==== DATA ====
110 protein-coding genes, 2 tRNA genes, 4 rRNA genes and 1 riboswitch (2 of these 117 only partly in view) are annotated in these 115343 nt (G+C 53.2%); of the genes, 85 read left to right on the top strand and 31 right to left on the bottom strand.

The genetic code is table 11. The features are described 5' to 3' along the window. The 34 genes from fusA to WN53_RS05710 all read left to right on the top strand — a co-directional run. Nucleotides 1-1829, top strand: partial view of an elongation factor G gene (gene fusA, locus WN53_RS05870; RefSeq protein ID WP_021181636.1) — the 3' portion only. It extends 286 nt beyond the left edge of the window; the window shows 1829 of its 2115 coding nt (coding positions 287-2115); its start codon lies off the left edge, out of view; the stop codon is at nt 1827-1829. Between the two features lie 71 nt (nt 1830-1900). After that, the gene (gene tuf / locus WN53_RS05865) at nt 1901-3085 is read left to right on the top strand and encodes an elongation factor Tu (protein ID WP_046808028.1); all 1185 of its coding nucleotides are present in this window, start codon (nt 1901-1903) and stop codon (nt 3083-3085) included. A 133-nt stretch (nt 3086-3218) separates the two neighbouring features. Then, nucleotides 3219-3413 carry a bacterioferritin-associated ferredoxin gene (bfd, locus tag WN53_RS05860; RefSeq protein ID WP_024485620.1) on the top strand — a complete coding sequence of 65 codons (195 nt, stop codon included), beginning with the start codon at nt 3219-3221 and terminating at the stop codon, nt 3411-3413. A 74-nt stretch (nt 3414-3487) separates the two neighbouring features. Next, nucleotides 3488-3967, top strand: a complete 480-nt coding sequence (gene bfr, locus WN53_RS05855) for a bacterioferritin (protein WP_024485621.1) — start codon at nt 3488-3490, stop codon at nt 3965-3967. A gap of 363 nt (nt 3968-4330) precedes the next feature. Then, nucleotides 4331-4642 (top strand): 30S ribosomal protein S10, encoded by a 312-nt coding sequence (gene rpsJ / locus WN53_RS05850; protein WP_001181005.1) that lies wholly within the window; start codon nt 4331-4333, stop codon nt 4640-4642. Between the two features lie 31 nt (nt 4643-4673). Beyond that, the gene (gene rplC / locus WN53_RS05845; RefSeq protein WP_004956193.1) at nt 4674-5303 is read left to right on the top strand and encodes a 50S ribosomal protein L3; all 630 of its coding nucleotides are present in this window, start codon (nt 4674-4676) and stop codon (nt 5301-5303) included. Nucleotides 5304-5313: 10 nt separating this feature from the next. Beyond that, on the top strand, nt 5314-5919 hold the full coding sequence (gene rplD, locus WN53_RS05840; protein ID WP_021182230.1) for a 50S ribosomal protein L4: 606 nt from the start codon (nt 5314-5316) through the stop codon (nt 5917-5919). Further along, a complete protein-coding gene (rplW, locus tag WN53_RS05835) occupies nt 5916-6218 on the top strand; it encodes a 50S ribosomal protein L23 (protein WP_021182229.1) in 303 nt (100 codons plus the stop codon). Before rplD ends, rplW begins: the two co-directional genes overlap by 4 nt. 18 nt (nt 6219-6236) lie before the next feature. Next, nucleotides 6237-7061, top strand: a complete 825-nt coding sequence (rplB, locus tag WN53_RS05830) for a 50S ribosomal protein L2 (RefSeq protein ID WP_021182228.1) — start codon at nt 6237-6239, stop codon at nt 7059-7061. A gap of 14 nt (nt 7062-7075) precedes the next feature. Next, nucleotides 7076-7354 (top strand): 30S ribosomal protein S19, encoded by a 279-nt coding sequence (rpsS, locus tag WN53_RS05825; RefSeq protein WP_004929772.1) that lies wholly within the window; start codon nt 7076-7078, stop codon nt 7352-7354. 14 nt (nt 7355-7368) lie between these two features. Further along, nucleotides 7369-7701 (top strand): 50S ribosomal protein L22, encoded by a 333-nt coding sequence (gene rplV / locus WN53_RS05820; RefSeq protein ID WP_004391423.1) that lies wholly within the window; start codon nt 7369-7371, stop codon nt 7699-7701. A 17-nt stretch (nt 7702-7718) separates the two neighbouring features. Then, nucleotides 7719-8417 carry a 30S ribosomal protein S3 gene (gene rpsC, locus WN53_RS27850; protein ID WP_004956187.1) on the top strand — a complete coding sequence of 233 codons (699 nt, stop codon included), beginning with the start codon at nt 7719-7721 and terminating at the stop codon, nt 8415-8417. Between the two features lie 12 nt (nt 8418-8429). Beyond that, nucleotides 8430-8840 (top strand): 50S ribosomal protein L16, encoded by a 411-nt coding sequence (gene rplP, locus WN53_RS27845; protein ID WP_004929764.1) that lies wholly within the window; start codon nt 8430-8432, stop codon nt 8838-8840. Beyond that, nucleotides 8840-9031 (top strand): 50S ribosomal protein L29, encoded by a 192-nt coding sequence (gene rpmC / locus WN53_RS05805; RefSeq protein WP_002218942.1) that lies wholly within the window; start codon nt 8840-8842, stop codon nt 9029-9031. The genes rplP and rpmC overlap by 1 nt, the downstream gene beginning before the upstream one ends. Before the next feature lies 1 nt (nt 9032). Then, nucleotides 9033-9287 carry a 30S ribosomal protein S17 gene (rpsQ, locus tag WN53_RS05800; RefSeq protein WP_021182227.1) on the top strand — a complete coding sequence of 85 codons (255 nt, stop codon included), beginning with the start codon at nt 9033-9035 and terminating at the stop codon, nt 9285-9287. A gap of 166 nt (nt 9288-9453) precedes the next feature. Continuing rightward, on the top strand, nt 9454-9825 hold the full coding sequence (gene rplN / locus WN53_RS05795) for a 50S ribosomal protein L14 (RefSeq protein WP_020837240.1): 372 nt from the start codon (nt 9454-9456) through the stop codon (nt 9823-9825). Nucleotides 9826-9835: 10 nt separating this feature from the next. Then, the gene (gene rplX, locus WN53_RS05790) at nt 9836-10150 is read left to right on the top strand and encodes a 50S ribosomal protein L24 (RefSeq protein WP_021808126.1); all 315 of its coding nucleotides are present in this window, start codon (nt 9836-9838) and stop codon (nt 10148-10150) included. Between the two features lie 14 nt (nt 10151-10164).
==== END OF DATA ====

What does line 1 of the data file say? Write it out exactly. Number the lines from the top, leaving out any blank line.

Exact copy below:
110 protein-coding genes, 2 tRNA genes, 4 rRNA genes and 1 riboswitch (2 of these 117 only partly in view) are annotated in these 115343 nt (G+C 53.2%); of the genes, 85 read left to right on the top strand and 31 right to left on the bottom strand.